About five years ago, my parents did a woodworking course in the fall and built a lovely cabinet for our bathroom.

Mum suggested I find out if they still offer the course. They do, so I signed up 🙂 It starts in October and I’m really looking forward to it. We’re going to be building an end table/nightstand. They teach the more precise stuff like joinery, which I’m excited to learn about. It’ll also be nice to have a teacher, even if I won’t be using the information much until I get to the built-ins. I’m sure it will come in handy earlier though. I can join the club too so I can use the tools they have there for my own projects.

It’s not just about the tiny house anymore; I actually just love the idea of building things. I’d be happy to take this course even if I wasn’t going to build a house. I’m sure there are people out there that would rather have their house built than do it themselves, because construction isn’t something they’re interested in, but the more I research, the more I get into it. Which is weird because in high school I was a total book worm. I took a shop class, but I was so worried about doing something wrong I didn’t enjoy it. Now, I have more confidence in myself, and more time to figure out how to do stuff.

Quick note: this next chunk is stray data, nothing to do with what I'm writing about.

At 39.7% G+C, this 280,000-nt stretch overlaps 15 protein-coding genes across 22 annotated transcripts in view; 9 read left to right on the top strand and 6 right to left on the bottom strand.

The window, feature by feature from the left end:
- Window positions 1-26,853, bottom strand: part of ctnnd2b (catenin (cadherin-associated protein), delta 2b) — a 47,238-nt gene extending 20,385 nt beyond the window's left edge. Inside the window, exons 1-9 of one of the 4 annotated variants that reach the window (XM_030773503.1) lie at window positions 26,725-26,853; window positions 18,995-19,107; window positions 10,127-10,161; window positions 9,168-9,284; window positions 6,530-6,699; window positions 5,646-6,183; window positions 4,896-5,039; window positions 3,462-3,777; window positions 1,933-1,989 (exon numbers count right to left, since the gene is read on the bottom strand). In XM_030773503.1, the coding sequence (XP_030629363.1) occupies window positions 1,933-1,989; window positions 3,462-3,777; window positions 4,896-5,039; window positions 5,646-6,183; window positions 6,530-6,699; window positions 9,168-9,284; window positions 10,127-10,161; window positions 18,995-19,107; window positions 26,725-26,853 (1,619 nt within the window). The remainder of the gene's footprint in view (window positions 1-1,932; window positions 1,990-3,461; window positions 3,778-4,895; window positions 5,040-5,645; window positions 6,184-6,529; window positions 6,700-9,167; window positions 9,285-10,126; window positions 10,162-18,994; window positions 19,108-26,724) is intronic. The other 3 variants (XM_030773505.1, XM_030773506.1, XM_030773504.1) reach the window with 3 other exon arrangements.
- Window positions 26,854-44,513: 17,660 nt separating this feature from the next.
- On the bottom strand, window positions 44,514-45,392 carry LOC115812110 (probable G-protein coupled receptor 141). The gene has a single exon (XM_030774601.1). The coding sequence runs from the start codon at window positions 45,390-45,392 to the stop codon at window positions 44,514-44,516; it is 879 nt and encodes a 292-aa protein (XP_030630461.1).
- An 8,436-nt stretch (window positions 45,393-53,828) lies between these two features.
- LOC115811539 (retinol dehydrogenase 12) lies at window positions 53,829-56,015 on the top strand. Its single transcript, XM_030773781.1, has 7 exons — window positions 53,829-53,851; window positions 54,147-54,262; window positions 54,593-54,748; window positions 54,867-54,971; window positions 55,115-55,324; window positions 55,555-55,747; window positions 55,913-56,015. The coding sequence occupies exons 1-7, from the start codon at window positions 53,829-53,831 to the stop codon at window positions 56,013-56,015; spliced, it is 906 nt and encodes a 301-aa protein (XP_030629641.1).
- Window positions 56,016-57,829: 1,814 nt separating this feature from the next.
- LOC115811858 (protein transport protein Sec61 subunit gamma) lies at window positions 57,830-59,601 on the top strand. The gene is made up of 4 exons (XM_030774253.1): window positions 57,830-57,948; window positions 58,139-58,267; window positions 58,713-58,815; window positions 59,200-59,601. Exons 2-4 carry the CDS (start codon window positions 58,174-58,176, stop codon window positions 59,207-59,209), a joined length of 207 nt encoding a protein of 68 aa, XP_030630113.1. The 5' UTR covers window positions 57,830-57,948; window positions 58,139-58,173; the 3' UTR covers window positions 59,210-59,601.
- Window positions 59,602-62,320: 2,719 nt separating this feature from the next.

I still have a lot more research to do, but it’s interesting for me. I don’t mind spending hours on tiny-house-related topics.

I can see the puzzle pieces of the house coming together in my head and it’s exciting, even if I need to learn more about the specifics.

I’ve helped build a shed, and next I’m going to be building a storage seat, and then I’ll be building a nightstand with fancy joinery and it’s all very exciting! They’re small projects compared to a house, but hey, I have to start somewhere.

Favourite Tiny Houses

Alrighty, I saved my favourites for last.

(Note: more of my favourites are in my Blogroll.)